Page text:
The LGBTQA+ community is incredibly diverse. The community includes people who identify as men, women, both, and neither. People who are attracted to men, women, both, or neither are also members of the community. Having this unique grouping of people creates its own subculture. This subculture can seem intimidating to those who are unfamiliar. So how does one form an inclusive space?

The truth is that there is no one right answer. But that does not mean there are no answers. In my own practice, I have discovered three important lessons that I believe will be beneficial for others to hear.

A safe space is a prerequisite for establishing trust

Members of the LGBTQA+ community often have endured discrimination. They have also learned to be selective about who they are honest with when it comes to their identity. Being honest with others can change an environment from safe to hostile. The community member even risks targeted violence.  LGBTQA+ clients may not be open with the counselor if the counselor does not communicate to them that this is a safe space. When this occurs, it becomes an impediment to the counselor’s job of accurately and effectively helping the client address their needs.

So how do we demonstrate to the client that they are in a safe space? There are both subtle and overt signs that LGBTQA+ clients will clue into in deciding whether or not to trust us. Subtle signs can include:

  • displaying community-friendly merchandise such as the pride flag or promotional items from LGBTQA+ rights advocates,
  • using partner inclusive language, or
  • introducing ourselves with and putting our pronouns in our email signature line.

Overt signs can include directly communicating to the client that they are in a safe space. Another example is displaying nondiscrimination policies or safe space pledges in our office or website. These gestures can make a profound impact. They indicate the space to be safe without the client needing to put themselves at risk. As a result of this effort, our financial counseling can better anticipate and be more effective for their specific needs. 

There is a line between gathering client information and expecting a client to educate 

In every counseling session, we gather client information, including family dynamics. However, there is a line between the client providing data and the client educating the counselor on queer culture. A client could feel taken advantage of when they are paying a fee but spending their time providing their own educational services instead. It is not necessary that the counselor understand the entirety of queer culture, just its unique challenges when it comes to family and financial planning. To address this, it is important to understand that the legal status and protections of these families may shift over the course of the client’s lifetime. These issues can present themselves as:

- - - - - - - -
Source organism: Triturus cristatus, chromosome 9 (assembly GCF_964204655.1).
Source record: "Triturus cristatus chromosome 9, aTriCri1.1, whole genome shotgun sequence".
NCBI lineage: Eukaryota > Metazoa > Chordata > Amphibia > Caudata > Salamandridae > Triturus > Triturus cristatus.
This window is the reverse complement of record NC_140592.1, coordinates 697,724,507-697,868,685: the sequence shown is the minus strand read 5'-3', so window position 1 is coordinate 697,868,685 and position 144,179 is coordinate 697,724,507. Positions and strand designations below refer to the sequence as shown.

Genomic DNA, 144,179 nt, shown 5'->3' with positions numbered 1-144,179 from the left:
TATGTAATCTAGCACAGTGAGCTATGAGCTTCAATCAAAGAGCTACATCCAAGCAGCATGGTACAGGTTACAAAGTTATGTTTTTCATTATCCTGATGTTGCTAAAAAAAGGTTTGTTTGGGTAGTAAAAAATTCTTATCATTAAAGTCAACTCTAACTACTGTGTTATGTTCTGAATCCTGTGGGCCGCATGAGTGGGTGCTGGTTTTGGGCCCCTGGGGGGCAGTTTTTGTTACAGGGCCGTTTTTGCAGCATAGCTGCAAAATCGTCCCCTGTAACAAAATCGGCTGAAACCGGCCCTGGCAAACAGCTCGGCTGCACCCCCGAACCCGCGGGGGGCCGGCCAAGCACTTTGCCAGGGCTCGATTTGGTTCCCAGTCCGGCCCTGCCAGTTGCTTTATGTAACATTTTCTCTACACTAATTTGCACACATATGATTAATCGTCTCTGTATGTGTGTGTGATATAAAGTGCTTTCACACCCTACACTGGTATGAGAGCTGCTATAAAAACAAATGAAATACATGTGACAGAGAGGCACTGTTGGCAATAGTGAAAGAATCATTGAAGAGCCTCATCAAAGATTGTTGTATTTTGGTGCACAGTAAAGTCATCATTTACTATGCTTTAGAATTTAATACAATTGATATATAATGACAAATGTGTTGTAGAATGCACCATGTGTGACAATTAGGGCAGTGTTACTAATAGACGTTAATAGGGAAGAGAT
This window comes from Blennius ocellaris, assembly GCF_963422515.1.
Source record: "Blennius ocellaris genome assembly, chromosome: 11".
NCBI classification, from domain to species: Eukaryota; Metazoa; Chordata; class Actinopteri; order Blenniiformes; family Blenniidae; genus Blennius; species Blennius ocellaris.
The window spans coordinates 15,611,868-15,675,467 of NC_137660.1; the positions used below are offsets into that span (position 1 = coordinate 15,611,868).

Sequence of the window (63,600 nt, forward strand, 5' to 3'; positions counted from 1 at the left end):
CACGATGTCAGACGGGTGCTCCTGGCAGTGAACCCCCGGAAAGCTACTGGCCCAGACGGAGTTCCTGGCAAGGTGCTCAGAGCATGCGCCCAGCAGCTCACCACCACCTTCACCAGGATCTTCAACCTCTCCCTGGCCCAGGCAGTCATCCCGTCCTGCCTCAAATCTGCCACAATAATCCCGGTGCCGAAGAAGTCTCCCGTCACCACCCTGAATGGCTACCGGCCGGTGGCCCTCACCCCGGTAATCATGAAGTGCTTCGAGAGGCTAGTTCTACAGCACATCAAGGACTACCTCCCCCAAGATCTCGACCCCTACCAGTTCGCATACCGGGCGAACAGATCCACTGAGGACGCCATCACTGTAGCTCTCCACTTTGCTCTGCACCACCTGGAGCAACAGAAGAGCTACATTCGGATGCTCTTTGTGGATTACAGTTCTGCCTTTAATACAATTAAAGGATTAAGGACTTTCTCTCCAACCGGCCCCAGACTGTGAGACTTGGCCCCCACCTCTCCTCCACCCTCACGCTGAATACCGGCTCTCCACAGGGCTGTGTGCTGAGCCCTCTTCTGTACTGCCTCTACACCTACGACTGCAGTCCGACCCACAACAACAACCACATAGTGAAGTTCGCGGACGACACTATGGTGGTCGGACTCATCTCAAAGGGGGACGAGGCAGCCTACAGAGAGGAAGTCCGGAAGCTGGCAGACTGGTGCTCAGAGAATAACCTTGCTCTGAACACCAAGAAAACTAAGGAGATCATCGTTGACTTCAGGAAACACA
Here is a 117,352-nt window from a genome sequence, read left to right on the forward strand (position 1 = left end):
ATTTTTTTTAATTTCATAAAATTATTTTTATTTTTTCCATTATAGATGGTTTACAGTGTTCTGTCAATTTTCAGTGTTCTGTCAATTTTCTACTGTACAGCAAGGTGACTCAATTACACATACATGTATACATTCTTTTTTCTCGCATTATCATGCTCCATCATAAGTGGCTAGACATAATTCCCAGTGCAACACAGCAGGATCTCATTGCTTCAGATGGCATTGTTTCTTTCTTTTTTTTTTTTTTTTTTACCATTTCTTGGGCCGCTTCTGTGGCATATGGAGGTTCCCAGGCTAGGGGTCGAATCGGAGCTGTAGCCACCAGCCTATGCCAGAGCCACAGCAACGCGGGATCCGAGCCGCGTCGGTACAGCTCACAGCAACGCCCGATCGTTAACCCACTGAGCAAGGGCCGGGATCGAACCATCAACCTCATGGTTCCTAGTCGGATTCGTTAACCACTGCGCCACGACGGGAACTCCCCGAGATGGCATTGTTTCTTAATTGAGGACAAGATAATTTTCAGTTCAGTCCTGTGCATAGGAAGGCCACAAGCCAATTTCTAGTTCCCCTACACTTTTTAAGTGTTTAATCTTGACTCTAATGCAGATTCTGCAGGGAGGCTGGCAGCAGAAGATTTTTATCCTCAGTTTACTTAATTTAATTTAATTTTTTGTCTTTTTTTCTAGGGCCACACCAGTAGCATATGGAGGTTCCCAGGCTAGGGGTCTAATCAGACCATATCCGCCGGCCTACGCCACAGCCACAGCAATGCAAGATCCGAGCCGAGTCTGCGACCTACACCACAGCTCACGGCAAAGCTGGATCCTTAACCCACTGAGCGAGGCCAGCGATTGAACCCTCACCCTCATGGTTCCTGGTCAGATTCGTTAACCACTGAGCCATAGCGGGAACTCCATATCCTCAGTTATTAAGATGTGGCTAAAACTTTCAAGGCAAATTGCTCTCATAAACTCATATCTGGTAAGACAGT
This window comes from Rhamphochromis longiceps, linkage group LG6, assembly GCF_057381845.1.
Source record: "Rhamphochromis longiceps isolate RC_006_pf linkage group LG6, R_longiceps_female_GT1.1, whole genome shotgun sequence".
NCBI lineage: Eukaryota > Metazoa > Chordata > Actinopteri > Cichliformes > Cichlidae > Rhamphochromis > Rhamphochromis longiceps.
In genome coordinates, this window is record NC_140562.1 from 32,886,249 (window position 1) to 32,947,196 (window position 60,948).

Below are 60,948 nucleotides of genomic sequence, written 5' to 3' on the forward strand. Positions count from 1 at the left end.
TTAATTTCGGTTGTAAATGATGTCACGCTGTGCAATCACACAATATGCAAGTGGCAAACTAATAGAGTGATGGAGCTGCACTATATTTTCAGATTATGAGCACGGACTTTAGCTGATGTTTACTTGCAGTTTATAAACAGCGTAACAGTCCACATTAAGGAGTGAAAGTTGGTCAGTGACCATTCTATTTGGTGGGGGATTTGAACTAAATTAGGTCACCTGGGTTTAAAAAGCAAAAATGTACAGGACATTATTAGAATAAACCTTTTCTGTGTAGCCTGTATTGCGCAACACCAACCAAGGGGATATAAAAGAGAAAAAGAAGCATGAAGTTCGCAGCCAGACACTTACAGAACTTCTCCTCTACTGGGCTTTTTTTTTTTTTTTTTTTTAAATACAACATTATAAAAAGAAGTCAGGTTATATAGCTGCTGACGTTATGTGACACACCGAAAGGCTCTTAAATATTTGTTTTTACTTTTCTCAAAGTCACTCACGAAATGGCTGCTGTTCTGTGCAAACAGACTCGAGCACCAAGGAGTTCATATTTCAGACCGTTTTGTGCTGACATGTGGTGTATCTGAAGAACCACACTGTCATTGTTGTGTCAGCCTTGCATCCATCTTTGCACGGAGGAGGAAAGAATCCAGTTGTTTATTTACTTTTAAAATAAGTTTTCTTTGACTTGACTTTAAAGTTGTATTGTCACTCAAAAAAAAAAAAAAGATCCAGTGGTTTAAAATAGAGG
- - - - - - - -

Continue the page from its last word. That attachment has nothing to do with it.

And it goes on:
• inconsistencies in tax treatment and filing status,
  • the inability to get or revoke employer spousal and family benefits, and
  • non-recognition of a family member in determinations of legal custody, medical decisions, visitation, and probate.

Knowing how to address these types of concerns ahead of time can be instrumental in providing counseling that is effective and reflects the inclusivity that we are trying to maintain.

No one is immune from making mistakes

I wish that being a part of the LGBTQA+ community or being highly educated on the culture could prevent people from making remarks that are phobic or offensive. The truth is that we are all susceptible to making mistakes, unintentional or not. Should we get wrapped up in the fault or shame of this? No. It is better to use that energy to identify the misstep, apologize even when well intentioned, and do what it takes to update our understanding of the matter at hand. In real life, it could be as simple as saying “I’m sorry, let me correct that,” doing so, and moving on. Dwelling on the mistake is not necessary, and over time these kinds of mistakes will be made less and less. This can be one of the most intimidating parts of inclusion, but it is also one of the most necessary ones. Remembering that mistakes are not a criminal conviction, but are learning opportunities that will ultimately broaden your inclusive space, will help keep these mistakes in perspective.

All things considered, these lessons have been a great aid to my practice and its efforts to expand its diversity and inclusion. You may have different experiences as you encounter your own unique cross section of the community and experience other lessons as well. There is no such thing as a one-size-fits-all inclusionary plan, but if you would like to learn more, here are some great places to start:


Comments are closed.